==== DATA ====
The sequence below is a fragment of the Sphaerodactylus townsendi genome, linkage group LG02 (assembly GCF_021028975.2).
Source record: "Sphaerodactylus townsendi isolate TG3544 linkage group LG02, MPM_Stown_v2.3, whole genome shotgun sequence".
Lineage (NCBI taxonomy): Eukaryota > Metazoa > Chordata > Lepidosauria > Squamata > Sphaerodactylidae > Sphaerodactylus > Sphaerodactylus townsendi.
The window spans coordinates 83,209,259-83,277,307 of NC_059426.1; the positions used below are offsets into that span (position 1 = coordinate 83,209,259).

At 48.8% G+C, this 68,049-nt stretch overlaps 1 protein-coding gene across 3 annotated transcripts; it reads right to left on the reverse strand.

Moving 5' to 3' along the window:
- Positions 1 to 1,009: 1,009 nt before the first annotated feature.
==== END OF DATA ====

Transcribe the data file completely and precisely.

The sequence below is a fragment of the Sphaerodactylus townsendi genome, linkage group LG02 (assembly GCF_021028975.2).
Source record: "Sphaerodactylus townsendi isolate TG3544 linkage group LG02, MPM_Stown_v2.3, whole genome shotgun sequence".
Lineage (NCBI taxonomy): Eukaryota > Metazoa > Chordata > Lepidosauria > Squamata > Sphaerodactylidae > Sphaerodactylus > Sphaerodactylus townsendi.
The window spans coordinates 83,209,259-83,277,307 of NC_059426.1; the positions used below are offsets into that span (position 1 = coordinate 83,209,259).

At 48.8% G+C, this 68,049-nt stretch overlaps 1 protein-coding gene across 3 annotated transcripts; it reads right to left on the reverse strand.

Moving 5' to 3' along the window:
- Positions 1 to 1,009: 1,009 nt before the first annotated feature.